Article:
The Japanese Garden Sustainability Committee
was established early in 2012 to study issues concerning the future of the Seattle Japanese Garden with regard to its physical maintenance as well as its ability to become economically self sustaining. The committee consisted of 2 members each from the several Japanese Garden support groups: the Japanese Garden Advisory Council, Arboretum Unit 86 and the Japanese Garden Society of Seattle.
The findings of the committee focused on two areas:
1) the physical condition of the garden and a prioritized list of proposed maintenance projects
2) a commissioned study to recommend the most efficient and effective operating model for the garden going forward.
The first phase of the Sustainability Committee was completed in October of 2012. The second phase was completed in May of 2014, when Consult Econ, a Boston consulting firm, issued its final report: a comparative study of other Japanese Gardens around the US and a strong recommendation that a Non-Profit operating model has the "best potential" benefits for Seattle's Japanese Garden going forward.
The Pond Renovation Project of Winter 2013-2014
was jointly funded by the Japanese Garden Society, the Japanese Garden Advisory Council and Seattle Parks & Recreation and completed by Turnstone Construction during the annual winter closing of the garden.
1 of 12: Turnstone Construction cleaned sediment accumulation from the stream bed above the pond, then restored stream banks and lined the bottom.
2 of 12: Stream beds higher up the hillside had been restored and re-lined in prior years. The improved stream beds will help restore water flow and at the same time reduce future erosion.
3 of 12: To do the work, Turnstone built a cofferdam and drained the headwaters of the pond; then dredged sediment down through several layers to the native gray clay base. Going any deeper would have undermined the existing stepping stones.
4 of 12: Turnstone then rebuilt and stabilized the headwater banks and lined the bottom of the area with high strength, steel reinforced structural concrete coated with a natural colored, stream textured mortar. The improved pond headwaters area now serves as a catch basin for drainage and sediment from the surrounding hills that can be periodically cleaned to reduce the amount of sediment sifting into the larger pond.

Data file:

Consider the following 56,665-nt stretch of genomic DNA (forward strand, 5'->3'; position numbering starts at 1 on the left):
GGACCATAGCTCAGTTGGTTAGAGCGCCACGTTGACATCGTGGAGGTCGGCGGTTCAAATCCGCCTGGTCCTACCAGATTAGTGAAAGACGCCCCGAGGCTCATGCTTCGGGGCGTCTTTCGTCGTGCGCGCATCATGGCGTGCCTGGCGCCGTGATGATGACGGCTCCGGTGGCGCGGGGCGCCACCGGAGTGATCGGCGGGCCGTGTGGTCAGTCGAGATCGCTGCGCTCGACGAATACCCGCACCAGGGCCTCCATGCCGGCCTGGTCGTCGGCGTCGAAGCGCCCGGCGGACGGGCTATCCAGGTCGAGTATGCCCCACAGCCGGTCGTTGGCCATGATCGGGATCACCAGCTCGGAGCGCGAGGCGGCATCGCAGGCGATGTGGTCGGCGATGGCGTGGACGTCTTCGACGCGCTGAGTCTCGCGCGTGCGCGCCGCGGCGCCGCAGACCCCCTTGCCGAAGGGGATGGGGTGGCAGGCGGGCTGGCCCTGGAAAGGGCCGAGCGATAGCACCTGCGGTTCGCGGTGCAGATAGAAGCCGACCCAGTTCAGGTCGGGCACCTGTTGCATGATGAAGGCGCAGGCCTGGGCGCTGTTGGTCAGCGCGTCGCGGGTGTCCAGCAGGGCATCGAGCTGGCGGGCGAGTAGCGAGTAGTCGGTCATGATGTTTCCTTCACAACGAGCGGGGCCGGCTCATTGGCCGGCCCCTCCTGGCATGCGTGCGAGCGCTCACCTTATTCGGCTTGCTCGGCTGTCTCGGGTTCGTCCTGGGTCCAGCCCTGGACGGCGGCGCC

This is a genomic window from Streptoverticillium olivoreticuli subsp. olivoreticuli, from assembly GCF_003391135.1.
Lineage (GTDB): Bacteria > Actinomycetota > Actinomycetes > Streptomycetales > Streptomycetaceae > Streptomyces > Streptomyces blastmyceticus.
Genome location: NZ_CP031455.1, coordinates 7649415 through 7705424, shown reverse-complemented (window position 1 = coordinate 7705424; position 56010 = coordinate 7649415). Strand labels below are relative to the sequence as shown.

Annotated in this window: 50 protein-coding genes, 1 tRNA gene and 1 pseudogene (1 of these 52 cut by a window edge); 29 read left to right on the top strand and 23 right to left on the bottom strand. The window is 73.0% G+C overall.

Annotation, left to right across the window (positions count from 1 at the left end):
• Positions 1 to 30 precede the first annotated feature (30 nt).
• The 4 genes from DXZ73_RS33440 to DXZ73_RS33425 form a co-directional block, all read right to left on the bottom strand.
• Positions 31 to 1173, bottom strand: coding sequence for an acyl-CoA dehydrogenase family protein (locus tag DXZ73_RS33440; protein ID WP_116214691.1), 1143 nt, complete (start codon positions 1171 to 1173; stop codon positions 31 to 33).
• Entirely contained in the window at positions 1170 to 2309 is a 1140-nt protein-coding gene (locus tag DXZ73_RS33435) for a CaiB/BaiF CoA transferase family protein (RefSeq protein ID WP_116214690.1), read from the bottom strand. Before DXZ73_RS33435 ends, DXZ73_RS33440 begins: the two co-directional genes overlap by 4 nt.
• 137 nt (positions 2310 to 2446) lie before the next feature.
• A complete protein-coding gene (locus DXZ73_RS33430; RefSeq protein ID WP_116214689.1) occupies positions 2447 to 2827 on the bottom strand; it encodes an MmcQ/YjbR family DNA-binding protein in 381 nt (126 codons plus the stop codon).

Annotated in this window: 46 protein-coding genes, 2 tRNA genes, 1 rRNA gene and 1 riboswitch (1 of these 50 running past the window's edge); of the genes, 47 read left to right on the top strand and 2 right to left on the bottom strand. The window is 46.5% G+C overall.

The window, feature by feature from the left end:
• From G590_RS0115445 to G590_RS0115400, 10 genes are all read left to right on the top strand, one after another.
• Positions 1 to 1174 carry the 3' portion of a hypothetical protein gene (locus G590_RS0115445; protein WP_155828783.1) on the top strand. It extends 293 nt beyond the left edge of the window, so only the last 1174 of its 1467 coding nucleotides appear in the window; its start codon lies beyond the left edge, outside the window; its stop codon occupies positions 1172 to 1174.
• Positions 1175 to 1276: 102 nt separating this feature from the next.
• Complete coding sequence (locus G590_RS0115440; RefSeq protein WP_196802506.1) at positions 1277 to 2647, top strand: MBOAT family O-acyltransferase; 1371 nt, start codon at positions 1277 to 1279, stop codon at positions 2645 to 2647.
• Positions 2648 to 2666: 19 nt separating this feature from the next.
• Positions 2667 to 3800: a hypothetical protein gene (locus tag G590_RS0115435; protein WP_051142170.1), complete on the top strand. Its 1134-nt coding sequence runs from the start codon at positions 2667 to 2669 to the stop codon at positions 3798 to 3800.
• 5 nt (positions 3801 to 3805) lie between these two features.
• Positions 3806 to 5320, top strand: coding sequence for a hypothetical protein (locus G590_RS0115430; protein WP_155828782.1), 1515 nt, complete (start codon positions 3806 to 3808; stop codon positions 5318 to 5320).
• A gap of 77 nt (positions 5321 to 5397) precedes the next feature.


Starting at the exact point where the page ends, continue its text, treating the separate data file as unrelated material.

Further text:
5 of 12: In another part of the project, Turnstone replaced the filter baskets at the pond outflow drain, which is hidden under the wooden bridge near the wisteria trellis. The new larger baskets should improve pond outflow and general water circulation.
6 of 12: The 2 new filter baskets can be easily removed and cleaned once each day as part of regular garden maintenance. The process should take only about 10 minutes.
7 of 12: Outside side of the garden fence beyond the outflow drain, Turnstone replaced the vault manhole covers with lighter weight versions for easier access and the old stainless steel filter with a heavy duty, long life, easily cleanable, plastic filter. From this vault, water is filtered one more time before going to the recirculating pumps and excess water spills into Arboretum Creek.
8 of 12: For perhaps the biggest impact to the health of the pond, Turnstone replaced the existing 10 year old recirculating pump system, which was more suited to swimming pools than to natural ponds. The new pumping system is smaller, with greater capacity and efficiency.
9 of 12: Each pump has its own individual flow master control and will automatically shut off if water levels in the collection vault become too low.
10 of 12: Each new pump filters the water a final time before pushing it through the system. The larger blue pump feeds water to the waterfalls at the south end of the garden.
11 of 12: The smaller white pump recirculates water back into the pond itself, aerating it for the koi. Each of these filters is easy to remove and clean as part of regular maintenance.
12 of 12: The work that winter by Turnstone has improved water flow to the streams and the pond, which has the added benefit of restoring the ambient and pleasing gurgle sound of the little water fall into the the headwaters of the pond. This work will hopefully improve the ease of maintenance tasks and thus reduce future costs.